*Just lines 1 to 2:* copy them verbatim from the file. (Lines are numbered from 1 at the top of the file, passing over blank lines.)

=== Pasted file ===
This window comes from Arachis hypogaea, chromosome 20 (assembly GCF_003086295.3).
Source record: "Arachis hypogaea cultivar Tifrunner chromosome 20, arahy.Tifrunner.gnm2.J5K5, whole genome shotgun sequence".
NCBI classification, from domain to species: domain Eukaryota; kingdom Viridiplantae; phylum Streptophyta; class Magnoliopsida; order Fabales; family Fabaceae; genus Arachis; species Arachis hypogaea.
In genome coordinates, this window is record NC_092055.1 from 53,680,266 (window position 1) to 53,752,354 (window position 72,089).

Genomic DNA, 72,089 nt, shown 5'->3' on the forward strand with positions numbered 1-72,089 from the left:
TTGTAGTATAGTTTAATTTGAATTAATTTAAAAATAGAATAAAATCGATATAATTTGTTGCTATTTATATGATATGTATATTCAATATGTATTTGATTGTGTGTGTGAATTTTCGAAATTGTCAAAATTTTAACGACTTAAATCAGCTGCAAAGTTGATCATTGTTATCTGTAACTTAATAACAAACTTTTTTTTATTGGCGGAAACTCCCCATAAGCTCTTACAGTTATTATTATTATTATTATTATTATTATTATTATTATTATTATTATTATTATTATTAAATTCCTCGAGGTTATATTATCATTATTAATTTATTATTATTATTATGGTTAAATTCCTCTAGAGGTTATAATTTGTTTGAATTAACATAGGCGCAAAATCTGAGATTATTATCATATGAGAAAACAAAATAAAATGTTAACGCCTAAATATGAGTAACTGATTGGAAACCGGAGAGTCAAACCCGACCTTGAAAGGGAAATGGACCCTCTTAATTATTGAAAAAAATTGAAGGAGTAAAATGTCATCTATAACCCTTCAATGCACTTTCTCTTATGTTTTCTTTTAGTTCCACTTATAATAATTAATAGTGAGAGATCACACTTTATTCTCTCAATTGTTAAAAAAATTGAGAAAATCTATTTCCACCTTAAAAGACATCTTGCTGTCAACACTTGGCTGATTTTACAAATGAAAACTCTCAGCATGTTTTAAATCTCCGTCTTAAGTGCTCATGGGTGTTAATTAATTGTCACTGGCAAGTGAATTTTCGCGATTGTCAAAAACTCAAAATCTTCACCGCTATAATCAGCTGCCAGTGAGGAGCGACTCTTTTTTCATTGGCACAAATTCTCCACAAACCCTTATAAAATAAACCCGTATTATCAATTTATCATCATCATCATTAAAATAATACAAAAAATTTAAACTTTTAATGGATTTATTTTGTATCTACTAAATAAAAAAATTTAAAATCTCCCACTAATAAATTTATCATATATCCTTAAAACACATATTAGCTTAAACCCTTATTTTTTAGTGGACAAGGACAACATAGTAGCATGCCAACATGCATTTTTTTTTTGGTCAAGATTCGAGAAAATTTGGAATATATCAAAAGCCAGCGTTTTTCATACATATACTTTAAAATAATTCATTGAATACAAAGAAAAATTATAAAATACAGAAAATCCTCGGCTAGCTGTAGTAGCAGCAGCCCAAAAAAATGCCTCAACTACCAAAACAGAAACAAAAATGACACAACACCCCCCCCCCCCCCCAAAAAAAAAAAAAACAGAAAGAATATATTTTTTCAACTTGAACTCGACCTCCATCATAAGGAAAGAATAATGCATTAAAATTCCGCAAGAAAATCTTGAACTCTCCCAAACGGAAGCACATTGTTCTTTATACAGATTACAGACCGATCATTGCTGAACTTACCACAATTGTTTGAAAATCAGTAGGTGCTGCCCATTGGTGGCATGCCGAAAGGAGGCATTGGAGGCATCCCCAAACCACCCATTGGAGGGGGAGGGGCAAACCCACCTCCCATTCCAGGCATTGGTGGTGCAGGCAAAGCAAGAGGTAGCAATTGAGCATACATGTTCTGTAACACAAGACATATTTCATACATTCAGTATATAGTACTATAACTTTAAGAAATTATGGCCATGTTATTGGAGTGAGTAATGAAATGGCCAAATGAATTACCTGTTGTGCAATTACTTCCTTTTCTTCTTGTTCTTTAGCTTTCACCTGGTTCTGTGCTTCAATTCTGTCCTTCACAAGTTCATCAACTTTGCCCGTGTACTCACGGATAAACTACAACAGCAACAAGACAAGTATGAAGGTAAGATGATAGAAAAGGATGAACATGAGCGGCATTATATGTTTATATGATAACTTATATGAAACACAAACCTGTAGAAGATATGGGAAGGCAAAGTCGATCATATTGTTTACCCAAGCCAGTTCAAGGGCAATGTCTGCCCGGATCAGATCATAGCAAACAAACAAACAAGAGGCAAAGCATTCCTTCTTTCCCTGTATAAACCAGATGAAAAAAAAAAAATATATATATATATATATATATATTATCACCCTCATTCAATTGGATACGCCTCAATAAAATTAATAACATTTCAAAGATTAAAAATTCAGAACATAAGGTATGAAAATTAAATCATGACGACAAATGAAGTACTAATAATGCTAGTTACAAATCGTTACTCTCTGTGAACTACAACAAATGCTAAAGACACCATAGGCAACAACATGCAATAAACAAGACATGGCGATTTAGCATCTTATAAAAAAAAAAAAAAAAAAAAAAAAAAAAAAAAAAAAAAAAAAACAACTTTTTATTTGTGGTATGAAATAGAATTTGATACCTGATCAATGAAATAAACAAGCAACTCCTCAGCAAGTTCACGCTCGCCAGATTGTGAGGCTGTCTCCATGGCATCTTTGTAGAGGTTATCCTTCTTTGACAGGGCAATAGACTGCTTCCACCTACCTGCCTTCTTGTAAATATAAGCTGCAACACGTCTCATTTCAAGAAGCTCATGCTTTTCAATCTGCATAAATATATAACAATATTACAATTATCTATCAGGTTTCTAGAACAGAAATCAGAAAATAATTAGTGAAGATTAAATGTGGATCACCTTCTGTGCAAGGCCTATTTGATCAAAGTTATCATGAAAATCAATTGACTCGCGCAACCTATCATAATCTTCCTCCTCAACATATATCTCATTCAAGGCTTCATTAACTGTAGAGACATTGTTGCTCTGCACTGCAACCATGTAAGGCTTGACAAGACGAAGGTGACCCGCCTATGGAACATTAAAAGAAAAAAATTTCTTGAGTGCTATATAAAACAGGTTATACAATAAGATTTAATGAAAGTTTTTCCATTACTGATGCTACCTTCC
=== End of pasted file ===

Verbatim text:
This window comes from Arachis hypogaea, chromosome 20 (assembly GCF_003086295.3).
Source record: "Arachis hypogaea cultivar Tifrunner chromosome 20, arahy.Tifrunner.gnm2.J5K5, whole genome shotgun sequence".